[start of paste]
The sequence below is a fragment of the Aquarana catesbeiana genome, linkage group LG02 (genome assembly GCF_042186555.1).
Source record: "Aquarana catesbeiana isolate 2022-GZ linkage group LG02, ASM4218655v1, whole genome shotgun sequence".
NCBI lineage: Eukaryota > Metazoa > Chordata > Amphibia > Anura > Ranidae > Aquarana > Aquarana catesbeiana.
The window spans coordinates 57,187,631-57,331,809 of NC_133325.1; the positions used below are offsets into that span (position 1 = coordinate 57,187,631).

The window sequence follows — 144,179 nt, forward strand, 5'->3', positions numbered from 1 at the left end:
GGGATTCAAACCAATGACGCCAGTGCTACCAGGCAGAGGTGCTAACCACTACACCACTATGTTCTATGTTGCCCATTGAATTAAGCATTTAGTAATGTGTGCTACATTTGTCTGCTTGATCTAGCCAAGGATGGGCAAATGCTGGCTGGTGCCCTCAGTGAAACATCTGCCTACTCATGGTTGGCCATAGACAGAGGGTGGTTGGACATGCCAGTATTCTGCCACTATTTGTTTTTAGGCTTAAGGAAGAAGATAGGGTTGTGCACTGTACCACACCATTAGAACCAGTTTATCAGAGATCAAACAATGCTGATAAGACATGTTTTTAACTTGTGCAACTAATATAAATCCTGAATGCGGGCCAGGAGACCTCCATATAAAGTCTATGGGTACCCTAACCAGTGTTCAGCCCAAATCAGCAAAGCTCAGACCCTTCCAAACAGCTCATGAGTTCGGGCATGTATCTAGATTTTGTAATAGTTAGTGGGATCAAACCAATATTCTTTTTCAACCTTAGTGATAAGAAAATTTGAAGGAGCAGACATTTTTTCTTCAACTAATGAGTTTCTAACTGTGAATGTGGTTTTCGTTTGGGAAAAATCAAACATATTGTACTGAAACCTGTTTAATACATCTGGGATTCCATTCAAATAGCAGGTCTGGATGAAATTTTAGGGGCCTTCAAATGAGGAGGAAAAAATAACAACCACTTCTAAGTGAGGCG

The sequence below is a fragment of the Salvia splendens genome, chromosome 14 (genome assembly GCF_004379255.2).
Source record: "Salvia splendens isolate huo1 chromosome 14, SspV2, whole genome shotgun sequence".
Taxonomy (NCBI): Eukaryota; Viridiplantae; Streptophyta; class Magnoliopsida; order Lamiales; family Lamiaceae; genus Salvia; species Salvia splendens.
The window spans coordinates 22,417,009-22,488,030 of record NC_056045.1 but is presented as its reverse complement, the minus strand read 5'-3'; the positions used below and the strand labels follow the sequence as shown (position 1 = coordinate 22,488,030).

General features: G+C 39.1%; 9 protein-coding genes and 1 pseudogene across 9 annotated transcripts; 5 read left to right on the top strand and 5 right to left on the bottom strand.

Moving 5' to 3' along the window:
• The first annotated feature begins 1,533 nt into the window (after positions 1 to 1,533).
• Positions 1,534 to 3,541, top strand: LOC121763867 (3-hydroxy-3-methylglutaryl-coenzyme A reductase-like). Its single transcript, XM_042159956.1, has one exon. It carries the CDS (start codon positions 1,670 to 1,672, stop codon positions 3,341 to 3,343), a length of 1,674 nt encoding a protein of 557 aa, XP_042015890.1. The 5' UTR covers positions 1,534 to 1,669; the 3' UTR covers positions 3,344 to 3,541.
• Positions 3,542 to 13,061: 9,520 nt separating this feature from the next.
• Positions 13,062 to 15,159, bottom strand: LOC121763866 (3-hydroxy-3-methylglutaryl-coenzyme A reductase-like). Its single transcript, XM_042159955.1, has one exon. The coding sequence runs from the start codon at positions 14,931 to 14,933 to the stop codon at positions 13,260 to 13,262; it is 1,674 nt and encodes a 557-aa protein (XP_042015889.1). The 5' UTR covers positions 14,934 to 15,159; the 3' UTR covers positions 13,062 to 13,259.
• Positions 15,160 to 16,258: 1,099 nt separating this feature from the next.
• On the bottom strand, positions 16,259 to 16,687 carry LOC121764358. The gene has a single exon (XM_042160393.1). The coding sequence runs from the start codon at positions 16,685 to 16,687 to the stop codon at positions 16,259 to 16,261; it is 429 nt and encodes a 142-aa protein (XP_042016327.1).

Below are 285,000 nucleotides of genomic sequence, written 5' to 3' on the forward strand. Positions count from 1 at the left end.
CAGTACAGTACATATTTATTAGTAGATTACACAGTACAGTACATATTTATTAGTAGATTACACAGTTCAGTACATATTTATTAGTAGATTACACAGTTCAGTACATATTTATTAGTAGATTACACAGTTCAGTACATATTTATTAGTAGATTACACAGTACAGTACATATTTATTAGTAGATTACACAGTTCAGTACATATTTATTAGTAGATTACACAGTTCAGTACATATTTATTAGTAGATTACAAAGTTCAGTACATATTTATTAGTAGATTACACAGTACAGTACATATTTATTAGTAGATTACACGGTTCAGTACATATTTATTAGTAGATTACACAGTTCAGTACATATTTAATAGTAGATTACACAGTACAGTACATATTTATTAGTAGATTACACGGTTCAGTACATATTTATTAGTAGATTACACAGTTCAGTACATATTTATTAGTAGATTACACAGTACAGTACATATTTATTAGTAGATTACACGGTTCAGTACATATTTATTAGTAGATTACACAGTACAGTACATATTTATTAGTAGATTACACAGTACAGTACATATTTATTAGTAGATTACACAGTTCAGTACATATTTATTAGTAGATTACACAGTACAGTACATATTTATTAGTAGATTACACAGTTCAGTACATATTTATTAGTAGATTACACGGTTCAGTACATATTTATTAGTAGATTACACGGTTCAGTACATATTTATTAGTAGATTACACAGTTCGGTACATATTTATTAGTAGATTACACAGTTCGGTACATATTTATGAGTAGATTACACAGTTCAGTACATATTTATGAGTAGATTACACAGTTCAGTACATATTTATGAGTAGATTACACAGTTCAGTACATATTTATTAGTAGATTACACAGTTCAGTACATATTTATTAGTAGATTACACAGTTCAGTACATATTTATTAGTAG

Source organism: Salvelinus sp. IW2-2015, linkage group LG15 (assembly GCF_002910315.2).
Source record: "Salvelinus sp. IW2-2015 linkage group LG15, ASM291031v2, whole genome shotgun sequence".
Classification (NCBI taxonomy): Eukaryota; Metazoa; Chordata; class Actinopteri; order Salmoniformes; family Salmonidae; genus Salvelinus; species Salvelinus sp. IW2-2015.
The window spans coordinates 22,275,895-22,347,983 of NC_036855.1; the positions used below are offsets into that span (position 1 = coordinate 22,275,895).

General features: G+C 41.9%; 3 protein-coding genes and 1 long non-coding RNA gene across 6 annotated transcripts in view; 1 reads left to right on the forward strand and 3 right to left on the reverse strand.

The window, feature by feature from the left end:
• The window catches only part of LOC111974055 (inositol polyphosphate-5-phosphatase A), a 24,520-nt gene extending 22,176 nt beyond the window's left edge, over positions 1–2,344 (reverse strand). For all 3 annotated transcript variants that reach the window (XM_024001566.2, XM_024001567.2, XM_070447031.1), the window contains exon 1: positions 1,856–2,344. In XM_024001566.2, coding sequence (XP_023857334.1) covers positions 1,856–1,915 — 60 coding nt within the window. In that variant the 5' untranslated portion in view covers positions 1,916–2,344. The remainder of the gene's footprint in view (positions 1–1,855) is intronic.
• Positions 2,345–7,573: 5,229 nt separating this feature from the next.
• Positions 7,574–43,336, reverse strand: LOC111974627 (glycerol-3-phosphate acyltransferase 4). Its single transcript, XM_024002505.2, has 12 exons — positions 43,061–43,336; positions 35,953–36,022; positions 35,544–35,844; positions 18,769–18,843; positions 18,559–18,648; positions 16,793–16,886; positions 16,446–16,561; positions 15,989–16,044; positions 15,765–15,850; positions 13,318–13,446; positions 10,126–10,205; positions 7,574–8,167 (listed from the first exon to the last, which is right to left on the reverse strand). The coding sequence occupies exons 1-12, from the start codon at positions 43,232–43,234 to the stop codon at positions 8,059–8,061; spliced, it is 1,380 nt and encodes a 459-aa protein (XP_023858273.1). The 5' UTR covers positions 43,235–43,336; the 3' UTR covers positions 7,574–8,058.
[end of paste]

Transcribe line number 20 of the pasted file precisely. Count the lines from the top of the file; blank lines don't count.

CAGTACAGTACATATTTATTAGTAGATTACACAGTACAGTACATATTTATTAGTAGATTACACAGTTCAGTACATATTTATTAGTAGATTACACAGTTCAGTACATATTTATTAGTAGATTACACAGTTCAGTACATATTTATTAGTAGATTACACAGTACAGTACATATTTATTAGTAGATTACACAGTTCAGTACATATTTATTAGTAGATTACACAGTTCAGTACATATTTATTAGTAGATTACAAAGTTCAGTACATATTTATTAGTAGATTACACAGTACAGTACATATTTATTAGTAGATTACACGGTTCAGTACATATTTATTAGTAGATTACACAGTTCAGTACATATTTAATAGTAGATTACACAGTACAGTACATATTTATTAGTAGATTACACGGTTCAGTACATATTTATTAGTAGATTACACAGTTCAGTACATATTTATTAGTAGATTACACAGTACAGTACATATTTATTAGTAGATTACACGGTTCAGTACATATTTATTAGTAGATTACACAGTACAGTACATATTTATTAGTAGATTACACAGTACAGTACATATTTATTAGTAGATTACACAGTTCAGTACATATTTATTAGTAGATTACACAGTACAGTACATATTTATTAGTAGATTACACAGTTCAGTACATATTTATTAGTAGATTACACGGTTCAGTACATATTTATTAGTAGATTACACGGTTCAGTACATATTTATTAGTAGATTACACAGTTCGGTACATATTTATTAGTAGATTACACAGTTCGGTACATATTTATGAGTAGATTACACAGTTCAGTACATATTTATGAGTAGATTACACAGTTCAGTACATATTTATGAGTAGATTACACAGTTCAGTACATATTTATTAGTAGATTACACAGTTCAGTACATATTTATTAGTAGATTACACAGTTCAGTACATATTTATTAGTAG